Situation: Slow draining or partial flush (this is the most common)
Solution: If the water is not overflowing, you can grab a plunger and fix the clog. If you do not have a plunger, try the solution above. If you have rubber gloves, you might want to put them on before plunging the toilet. Cover the toilet drain hole with the plunger, making sure that water covers the bottom of the plunger. Start with a gentle plunge to get the air out of the bell. Then pump the plunger up and down vigorously without breaking the seal. Keep the plunger upright while you are plunging, do not pull it front to back or sideways. After many vigorous plunges, pull the plunger up sharply breaking the seal. Your toilet should be unclogged. If not repeat the process. If you have tried several times and the toilet is still clogged, it is time to call a plumber.
How to Prevent Your Toilet from Clogging
Prevent clogs in the first place by troubleshooting toilets that frequently get clogged.
Why does my toilet keep clogging?
Foreign Objects – an object might be causing a partial blockage so that water goes through, but solid waste often gets clogged. You’ll need a plumber to fix this.Solution: don’t store things on top of or over your toilet. This will help prevent objects from falling into the toilet.
Low Flow Toilet – some low-flow toilets do not deliver enough power to clear a toilet bowl.Solution: If you are always experiencing the problem of low flow toilets, it may be time to install a more powerful toilet to fit your needs.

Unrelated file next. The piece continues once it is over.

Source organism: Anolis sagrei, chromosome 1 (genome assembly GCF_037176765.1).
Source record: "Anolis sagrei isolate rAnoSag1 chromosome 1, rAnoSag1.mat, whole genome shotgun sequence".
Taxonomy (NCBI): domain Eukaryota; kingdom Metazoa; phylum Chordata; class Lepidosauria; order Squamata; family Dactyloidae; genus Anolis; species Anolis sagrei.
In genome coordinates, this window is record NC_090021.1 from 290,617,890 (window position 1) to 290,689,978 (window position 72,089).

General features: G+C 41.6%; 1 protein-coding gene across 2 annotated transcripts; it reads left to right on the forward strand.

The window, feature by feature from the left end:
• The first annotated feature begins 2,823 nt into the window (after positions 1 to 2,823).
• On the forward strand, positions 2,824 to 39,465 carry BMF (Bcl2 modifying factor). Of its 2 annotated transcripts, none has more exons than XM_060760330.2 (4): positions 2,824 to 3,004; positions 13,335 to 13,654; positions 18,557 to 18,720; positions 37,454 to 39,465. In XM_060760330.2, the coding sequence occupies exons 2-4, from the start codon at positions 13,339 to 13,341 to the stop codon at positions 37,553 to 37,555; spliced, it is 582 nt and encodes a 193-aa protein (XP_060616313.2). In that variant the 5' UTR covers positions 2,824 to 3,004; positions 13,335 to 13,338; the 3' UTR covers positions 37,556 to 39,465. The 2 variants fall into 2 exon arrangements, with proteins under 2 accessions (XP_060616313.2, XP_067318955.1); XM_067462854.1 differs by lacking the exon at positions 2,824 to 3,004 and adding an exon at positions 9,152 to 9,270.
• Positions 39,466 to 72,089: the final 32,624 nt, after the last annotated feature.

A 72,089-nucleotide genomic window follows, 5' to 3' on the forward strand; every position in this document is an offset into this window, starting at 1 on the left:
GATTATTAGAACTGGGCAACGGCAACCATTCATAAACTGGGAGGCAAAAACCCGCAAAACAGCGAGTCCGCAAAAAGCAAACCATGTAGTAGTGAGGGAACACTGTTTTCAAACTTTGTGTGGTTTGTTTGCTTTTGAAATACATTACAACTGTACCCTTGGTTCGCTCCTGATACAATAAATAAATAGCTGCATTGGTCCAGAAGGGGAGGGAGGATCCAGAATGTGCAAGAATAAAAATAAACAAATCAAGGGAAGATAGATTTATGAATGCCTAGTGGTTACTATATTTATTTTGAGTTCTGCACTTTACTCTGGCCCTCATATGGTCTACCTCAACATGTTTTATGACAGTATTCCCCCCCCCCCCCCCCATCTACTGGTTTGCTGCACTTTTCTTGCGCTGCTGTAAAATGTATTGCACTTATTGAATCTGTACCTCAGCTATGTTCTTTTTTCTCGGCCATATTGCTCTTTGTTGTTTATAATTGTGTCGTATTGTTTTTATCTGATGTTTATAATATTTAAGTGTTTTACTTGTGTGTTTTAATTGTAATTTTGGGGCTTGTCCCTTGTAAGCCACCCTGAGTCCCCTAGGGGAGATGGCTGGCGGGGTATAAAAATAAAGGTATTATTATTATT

Blocked Vents – All plumbing fixtures need vents for the waste water to drain properly. If your toilet is draining slowly, the vent might be blocked.Solution: Have a plumber check the vents.
Clogged Drain Line – If several plumbing fixtures in your home are getting clogged or running slowly, it is likely that the main waste line is clogged. The clog could be due to accumulated buildup, tree roots, or hard water deposits.Solution: A clogged drain line is a serious issue that needs professional assistance. If you are experiencing this problem, call a plumber right away.
The Two Best Things You Can Do To Prevent Clogs:
- Don’t flush random things down the toilet. “Flushable” wipes clog toilets, no matter what the packaging says – don’t do it.Common household items that clog the toilet and should never be flushed down: dental floss, hair, diapers, sanitary pads, paper towels.
- Take care of your plumbing. All of your wastewaters leaves the home through the main line. Once your main plumbing line gets clogged, you’ll have problems. Don’t pour grease down the drain.
That covers our advice on how to handle a clogged toilet. If you have any more questions or would like more advice, feel free to call one of our professional plumbers for advice. Benjamin Franklin Plumbing of Cedar Rapids is here to help you with your plumbing needs. Call us today at (319) 365-6792
First use a toilet plunger. Make sure there is enough water to create a seal, and plunge the toilet drain.
If the plunger doesn’t work, use a closet auger next.
Place the auger into the drain and feed it through the pipe until it reaches the clog. Rotate the handle to break up the clog.
If the auger doesn’t work, try removing the toilet bowl to reach the clog. Replace the wax ring if replacing the toilet. Here’s some information for you if you want to know How to Replace a Toilet.
Clearing out a clogged toilet may not be your idea of a good time. But you can save a lot of money by fixing it yourself rather than calling a plumber.
In this video, I’ll show you the two basic tools you need to clear a clog from a toilet. They can both be found at your local independent home improvement retailer.